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Why We Need the Raptor

By Eugene Kim, None

The F-22 Raptor—one of the Air Force’s stealthy new fighter jets—is the sort of military project that the New York Times crowd loves to hate. It is incredibly expensive, it has not been used in either Iraq or Afghanistan, and it seems to be entirely useless in a world where our foes prefer decidedly low-tech means of destruction. Critics, including current Secretary of Defense Robert Gates, have been vocal in their calls to end procurement of the controversial fighter jet, currently stalled at 183 aircraft. But with all due respect to Secretary Gates—who has rescued the Pentagon from the nearly criminal incompetence and arrogance of his predecessor—those who call for the end of F-22 production are dead wrong.

After the end of the Cold War, many military procurement projects found themselves on the Congressional chopping block. The A-12 Avenger II—an all-weather, carrier-based strike bomber that suffered from massive cost overruns—was cancelled in 1991. Similarly, the XM2001 Crusader, a new howitzer that promised both mobility and accuracy but delivered neither, was struck from the list in 2002. But unlike these projects—which were real Cold War dinosaurs—the Raptor has proven itself to be a highly effective and necessary part of the Air Force’s inventory.

First and foremost, the Raptor promises to save American lives and end air combat against any potential adversaries in a decisive fashion. During a recent military exercise, dubbed “Northern Edge” by the Pentagon, the Raptor amassed a truly impressive virtual kill ratio against the F-15 and F-16 fighters that have been the de facto standard for aircraft designers all over the world. This simulated exercise, known as a “Red Flag,” pits highly skilled United States Air Force pilots against each other in mock combat. At the end of the fortnight-long excursion in Alaskan airspace, the pilots flying the Raptor had “shot down” 108 enemy planes without suffering a single loss.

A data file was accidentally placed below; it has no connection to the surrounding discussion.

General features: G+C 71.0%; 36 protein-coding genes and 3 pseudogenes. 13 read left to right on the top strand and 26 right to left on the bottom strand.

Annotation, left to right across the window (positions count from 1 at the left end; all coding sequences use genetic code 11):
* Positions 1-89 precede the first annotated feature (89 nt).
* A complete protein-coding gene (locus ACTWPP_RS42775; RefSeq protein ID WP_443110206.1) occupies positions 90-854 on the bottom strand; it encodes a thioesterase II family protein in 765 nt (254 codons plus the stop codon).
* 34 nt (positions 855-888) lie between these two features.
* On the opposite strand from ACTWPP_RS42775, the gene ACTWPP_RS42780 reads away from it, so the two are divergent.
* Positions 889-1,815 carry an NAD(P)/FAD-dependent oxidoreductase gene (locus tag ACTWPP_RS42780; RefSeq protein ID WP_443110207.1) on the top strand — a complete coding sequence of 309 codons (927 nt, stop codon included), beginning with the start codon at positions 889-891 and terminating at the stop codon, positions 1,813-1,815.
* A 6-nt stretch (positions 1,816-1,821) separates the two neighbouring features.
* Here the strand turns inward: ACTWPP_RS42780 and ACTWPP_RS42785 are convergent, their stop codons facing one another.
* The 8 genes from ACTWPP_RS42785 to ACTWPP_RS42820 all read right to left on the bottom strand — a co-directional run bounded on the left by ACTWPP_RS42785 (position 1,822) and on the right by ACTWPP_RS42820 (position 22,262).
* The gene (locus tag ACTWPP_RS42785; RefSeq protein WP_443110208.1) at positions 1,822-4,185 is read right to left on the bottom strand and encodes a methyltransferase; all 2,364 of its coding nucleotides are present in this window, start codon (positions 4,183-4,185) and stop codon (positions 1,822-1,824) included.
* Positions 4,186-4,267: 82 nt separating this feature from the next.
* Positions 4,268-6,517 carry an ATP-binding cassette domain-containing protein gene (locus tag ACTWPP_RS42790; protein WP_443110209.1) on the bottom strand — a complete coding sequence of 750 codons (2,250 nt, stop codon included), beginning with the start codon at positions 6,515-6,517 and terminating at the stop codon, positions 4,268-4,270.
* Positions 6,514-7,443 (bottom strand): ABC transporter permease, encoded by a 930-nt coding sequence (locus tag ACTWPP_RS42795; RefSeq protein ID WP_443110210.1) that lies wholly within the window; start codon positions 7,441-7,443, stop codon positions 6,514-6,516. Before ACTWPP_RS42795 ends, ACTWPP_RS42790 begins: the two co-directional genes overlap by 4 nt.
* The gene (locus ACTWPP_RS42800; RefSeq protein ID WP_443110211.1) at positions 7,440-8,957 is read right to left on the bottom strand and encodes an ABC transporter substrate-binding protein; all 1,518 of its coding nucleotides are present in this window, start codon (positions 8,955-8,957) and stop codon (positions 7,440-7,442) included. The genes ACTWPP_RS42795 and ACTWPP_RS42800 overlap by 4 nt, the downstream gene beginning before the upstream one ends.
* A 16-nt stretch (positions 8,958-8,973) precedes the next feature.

While it is indeed unlikely that al-Qaeda or its ilk will field a significant air force in the near future, it is foolish to assume that every adversary that America faces will only be capable of cowardly attacks on civilians. If military action against Iran becomes necessary, the Air Force will need the stealth capabilities of the Raptor—which render it all but invisible against air-defense radars—in order to guarantee the total destruction of Iran’s nuclear and military assets without risking American lives. Similarly, if the People’s Republic of China were to threaten the Republic of China on Taiwan—as it did during 1996, when Taiwan held its second free presidential election—the Raptor could provide an important deterrent against Chinese land-based aircraft.

Looking into the future, the F-22 will also play an important role in creating a flexible and capable inventory for the Air Force. While many critics have pointed to the F-22’s absence from current theaters of operation as an example of its uselessness, they are missing the point. The Raptor is an air superiority fighter—a jet that is designed specifically to destroy an opponent’s air force with minimal losses. In this role, it is designed to complement and protect the new F-35 Lightning II, a new multifaceted fighter that can perform the more mundane but very necessary tasks of air-to-ground combat but lacks the F-22’s double-engine redundancy and is decidedly less stealthy when carrying any significant amount of weaponry.

Finally, the most compelling argument for the continued production of the Raptor is the fact that the F-15 Eagle—the Raptor’s predecessor—is more than three decades old. While the Eagle is, without a doubt, one of the finest fighter jets currently flying, it has begun to show its age in recent years. Last November, an Air National Guard F-15 simply disintegrated in mid-air, prompting the Air Force to ground most of the F-15 fleet. When structural problems—not a pilot error or a freak accident—were determined to be the cause of the crash, General John D.W. Corley announced that “the long-term future of the F-15 is in question.” If F-22 production is not resumed, the Eagle is slated to remain in service until 2025; the consequences of such a move could be devastating.

There is no question that military projects involve a great deal of time, money, and other resources. This is especially true of the F-22 program, which began in 1991. But, more often than not, the equipment procured by the Department of Defense has proven invaluable when the United States or its allies are under threat. The Raptor is not just another Cold War relic—it is a much-needed replacement for older equipment that will provide our soldiers and airmen with the tools they need to keep us safe. President Obama and Secretary Gates would do well to recognize this fact and issue a bipartisan call of support for the program.


Eugene Kim ’10, a Crimson associate editorial editor, is a History concentrator in Kirkland House.

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